This story originally appeared at TomDispatch.com
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Here in Washington, everyone, it seems, has an idea about how to solve Washington’s debt drama. Many Democrats, including the White House, want a “balanced” deal, a $4-trillion grab-bag that mixes spending cuts and new revenues achieved through closing tax loopholes or ending tax breaks. Top Republicans in Congress want all cuts and no tax hikes, while the GOP’s Tea Party wing in the House of Representatives opposes raising the nation’s $14.3-trillion debt ceiling at all, seeing default and economic catastrophe as the chosen path to an American reckoning for a profligate government.
There’s one group, however, we’ve heard little from: Republican presidential candidates. When they’ve spoken up at all, Mitt Romney, Tim Pawlenty, Newt Gingrich, and the rest have largely ducked, hewing to the party line on the policy battle gripping the nation’s capital. Only Representative Michele Bachmann (R-MN), the flame-throwing leader of Congress’s Tea Party caucus, has loudly rejected any debt ceiling increase unless Democrats agree to a Christmas-in-July deal that would slash spending to the bone and repeal President Obama’s health insurance reform bill. Godspeed, Michele.
Presidential candidates live and die by polling data, and so it’s not surprising they’ve been relatively mum on the debt talks. After all, majorities of Americans in multiple polls support a mix of spending cuts and tax increases (and oppose any meddling with the Social Security system, Medicare, or Medicaid). A GOP candidate who stumped for tax increases in a red-hot state like Iowa could count on kissing his White House dreams goodbye, but going too strongly on the record against revenue raising could be unhealthy in a race against President Obama next year.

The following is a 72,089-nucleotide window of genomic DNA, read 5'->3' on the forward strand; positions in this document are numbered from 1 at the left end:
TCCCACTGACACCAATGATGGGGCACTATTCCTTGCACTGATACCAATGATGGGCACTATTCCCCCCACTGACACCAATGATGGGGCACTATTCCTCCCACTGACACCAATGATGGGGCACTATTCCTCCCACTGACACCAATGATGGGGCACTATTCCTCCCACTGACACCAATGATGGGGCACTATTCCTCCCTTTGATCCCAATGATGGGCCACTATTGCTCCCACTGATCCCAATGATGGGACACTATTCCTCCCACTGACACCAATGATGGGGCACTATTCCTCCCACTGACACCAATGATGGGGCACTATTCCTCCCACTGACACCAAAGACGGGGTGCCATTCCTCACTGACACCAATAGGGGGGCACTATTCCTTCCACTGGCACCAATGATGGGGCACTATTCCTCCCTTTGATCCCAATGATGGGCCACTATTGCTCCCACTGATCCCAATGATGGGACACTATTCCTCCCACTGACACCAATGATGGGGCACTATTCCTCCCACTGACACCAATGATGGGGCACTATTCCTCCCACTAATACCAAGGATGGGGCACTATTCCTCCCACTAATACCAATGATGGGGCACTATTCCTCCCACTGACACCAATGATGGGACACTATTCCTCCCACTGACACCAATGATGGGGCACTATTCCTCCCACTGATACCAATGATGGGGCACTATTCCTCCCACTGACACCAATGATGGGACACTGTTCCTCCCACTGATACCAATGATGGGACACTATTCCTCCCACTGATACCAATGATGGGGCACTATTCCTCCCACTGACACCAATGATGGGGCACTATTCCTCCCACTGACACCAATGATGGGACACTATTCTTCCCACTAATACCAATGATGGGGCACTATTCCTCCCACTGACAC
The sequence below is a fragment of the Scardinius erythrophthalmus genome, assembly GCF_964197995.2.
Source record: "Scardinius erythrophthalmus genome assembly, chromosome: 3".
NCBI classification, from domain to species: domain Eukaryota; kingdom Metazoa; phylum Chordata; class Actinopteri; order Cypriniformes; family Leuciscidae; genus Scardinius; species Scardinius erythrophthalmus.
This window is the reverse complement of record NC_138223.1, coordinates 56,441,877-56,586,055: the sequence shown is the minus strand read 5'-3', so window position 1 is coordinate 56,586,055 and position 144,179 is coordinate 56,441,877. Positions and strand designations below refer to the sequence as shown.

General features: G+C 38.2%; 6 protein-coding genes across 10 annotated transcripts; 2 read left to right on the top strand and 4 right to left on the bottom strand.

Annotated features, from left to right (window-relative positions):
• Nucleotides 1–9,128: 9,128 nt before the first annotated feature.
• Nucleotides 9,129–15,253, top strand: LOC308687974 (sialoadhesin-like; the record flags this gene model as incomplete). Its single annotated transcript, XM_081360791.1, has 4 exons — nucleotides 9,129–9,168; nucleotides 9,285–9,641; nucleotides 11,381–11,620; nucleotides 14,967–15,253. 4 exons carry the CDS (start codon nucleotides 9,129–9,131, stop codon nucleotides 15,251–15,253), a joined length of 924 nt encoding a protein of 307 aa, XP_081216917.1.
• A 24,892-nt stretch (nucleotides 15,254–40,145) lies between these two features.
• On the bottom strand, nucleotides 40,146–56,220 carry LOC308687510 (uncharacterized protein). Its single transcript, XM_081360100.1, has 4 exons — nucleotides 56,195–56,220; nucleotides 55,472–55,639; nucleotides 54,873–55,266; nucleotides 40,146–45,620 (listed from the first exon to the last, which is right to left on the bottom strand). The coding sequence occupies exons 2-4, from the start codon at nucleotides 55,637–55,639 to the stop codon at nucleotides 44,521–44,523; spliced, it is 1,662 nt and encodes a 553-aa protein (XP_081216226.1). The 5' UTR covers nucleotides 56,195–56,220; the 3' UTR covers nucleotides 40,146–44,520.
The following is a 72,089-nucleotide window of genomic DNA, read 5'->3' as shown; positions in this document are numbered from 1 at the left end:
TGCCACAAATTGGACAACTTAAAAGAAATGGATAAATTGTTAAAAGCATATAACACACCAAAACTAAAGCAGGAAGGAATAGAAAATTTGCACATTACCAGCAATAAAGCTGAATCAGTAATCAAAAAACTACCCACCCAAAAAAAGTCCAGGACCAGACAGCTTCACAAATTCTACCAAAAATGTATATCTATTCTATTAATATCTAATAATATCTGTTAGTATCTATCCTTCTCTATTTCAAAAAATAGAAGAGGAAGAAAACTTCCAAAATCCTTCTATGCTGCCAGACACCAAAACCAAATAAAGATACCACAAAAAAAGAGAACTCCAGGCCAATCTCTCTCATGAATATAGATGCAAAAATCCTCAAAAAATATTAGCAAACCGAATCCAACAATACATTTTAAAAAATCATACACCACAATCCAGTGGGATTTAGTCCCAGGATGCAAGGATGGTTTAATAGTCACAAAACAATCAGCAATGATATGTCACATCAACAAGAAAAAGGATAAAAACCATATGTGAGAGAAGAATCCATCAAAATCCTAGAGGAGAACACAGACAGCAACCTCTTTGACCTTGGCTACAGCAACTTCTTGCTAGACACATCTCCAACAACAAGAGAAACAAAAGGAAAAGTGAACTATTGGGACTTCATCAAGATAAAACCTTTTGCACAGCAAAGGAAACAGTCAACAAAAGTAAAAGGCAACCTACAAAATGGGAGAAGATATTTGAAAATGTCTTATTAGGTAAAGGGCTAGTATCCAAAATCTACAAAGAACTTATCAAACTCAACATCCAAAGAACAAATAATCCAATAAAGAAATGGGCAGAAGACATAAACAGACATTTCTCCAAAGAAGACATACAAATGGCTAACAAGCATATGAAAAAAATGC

On the other hand, Muslim-bashing as a campaign tactic is an absolute no-brainer, a surefire way to win over the far right, get attention, and triumph in elections — or is it? Sometimes, common knowledge is so common that no one bothers to check it out, and sometimes it’s wrong. So prepare yourself for a surprise when, alone among his journalistic peers, TomDispatch regular Stephan Salisbury explores just how effective railing against Islam has actually been in past election campaigns and the role it might play in 2012. (To catch Timothy MacBain’s latest TomCast audio interview in which Salisbury discusses the changing feelings of Americans regarding Muslims and Islam in the context of the 2012 election, click here, or download it to your iPod here.) Andy Kroll
Islam-Baiting Doesn’t Work
It Failed in Campaign 2010 and Will Do Worse in 2012
By Stephan Salisbury
During the 2010 midterm election campaign, virtually every hard-charging candidate on the far right took a moment to trash a Muslim, a mosque, or Islamic pieties. In the wake of those elections, with 85 new Republican House members and a surging Tea Party movement, the political virtues of anti-Muslim rhetoric as a means of rousing voters and alarming the general electorate have gone largely unchallenged. It has become an article of faith that a successful 2010 candidate on the right should treat Islam with revulsion, drawing a line between America the Beautiful and the destructive impurities of Islamic cultists and radicals.
“Americans are learning what Europeans have known for years: Islam-bashing wins votes,” wrote journalist Michael Scott Moore in the wake of the 2010 election. His assumption was shared by many then and is still widely accepted today.
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